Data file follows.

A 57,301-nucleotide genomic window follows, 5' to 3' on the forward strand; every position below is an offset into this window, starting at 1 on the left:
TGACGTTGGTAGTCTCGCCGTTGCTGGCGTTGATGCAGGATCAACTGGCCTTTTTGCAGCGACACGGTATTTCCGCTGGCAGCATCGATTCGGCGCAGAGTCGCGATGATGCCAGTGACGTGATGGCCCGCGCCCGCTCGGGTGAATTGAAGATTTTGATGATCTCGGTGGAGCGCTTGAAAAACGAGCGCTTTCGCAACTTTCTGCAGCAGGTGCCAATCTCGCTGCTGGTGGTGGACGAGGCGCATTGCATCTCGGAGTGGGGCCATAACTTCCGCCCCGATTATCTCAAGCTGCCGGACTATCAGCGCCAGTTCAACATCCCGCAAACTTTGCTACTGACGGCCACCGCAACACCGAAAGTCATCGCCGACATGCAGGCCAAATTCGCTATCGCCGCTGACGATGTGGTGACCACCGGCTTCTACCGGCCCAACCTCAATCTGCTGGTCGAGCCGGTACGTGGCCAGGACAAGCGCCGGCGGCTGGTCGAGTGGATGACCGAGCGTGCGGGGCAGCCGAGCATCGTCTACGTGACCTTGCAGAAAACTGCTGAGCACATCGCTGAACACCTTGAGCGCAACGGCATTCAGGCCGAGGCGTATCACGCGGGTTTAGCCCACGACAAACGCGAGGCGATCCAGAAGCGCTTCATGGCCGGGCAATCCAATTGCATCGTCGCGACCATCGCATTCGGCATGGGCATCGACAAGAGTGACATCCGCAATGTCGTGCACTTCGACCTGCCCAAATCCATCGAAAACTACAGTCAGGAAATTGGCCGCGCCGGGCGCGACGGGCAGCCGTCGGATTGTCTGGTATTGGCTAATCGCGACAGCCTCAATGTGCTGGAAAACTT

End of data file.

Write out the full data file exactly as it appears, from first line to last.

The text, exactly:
A 57,301-nucleotide genomic window follows, 5' to 3' on the forward strand; every position below is an offset into this window, starting at 1 on the left:
TGACGTTGGTAGTCTCGCCGTTGCTGGCGTTGATGCAGGATCAACTGGCCTTTTTGCAGCGACACGGTATTTCCGCTGGCAGCATCGATTCGGCGCAGAGTCGCGATGATGCCAGTGACGTGATGGCCCGCGCCCGCTCGGGTGAATTGAAGATTTTGATGATCTCGGTGGAGCGCTTGAAAAACGAGCGCTTTCGCAACTTTCTGCAGCAGGTGCCAATCTCGCTGCTGGTGGTGGACGAGGCGCATTGCATCTCGGAGTGGGGCCATAACTTCCGCCCCGATTATCTCAAGCTGCCGGACTATCAGCGCCAGTTCAACATCCCGCAAACTTTGCTACTGACGGCCACCGCAACACCGAAAGTCATCGCCGACATGCAGGCCAAATTCGCTATCGCCGCTGACGATGTGGTGACCACCGGCTTCTACCGGCCCAACCTCAATCTGCTGGTCGAGCCGGTACGTGGCCAGGACAAGCGCCGGCGGCTGGTCGAGTGGATGACCGAGCGTGCGGGGCAGCCGAGCATCGTCTACGTGACCTTGCAGAAAACTGCTGAGCACATCGCTGAACACCTTGAGCGCAACGGCATTCAGGCCGAGGCGTATCACGCGGGTTTAGCCCACGACAAACGCGAGGCGATCCAGAAGCGCTTCATGGCCGGGCAATCCAATTGCATCGTCGCGACCATCGCATTCGGCATGGGCATCGACAAGAGTGACATCCGCAATGTCGTGCACTTCGACCTGCCCAAATCCATCGAAAACTACAGTCAGGAAATTGGCCGCGCCGGGCGCGACGGGCAGCCGTCGGATTGTCTGGTATTGGCTAATCGCGACAGCCTCAATGTGCTGGAAAACTT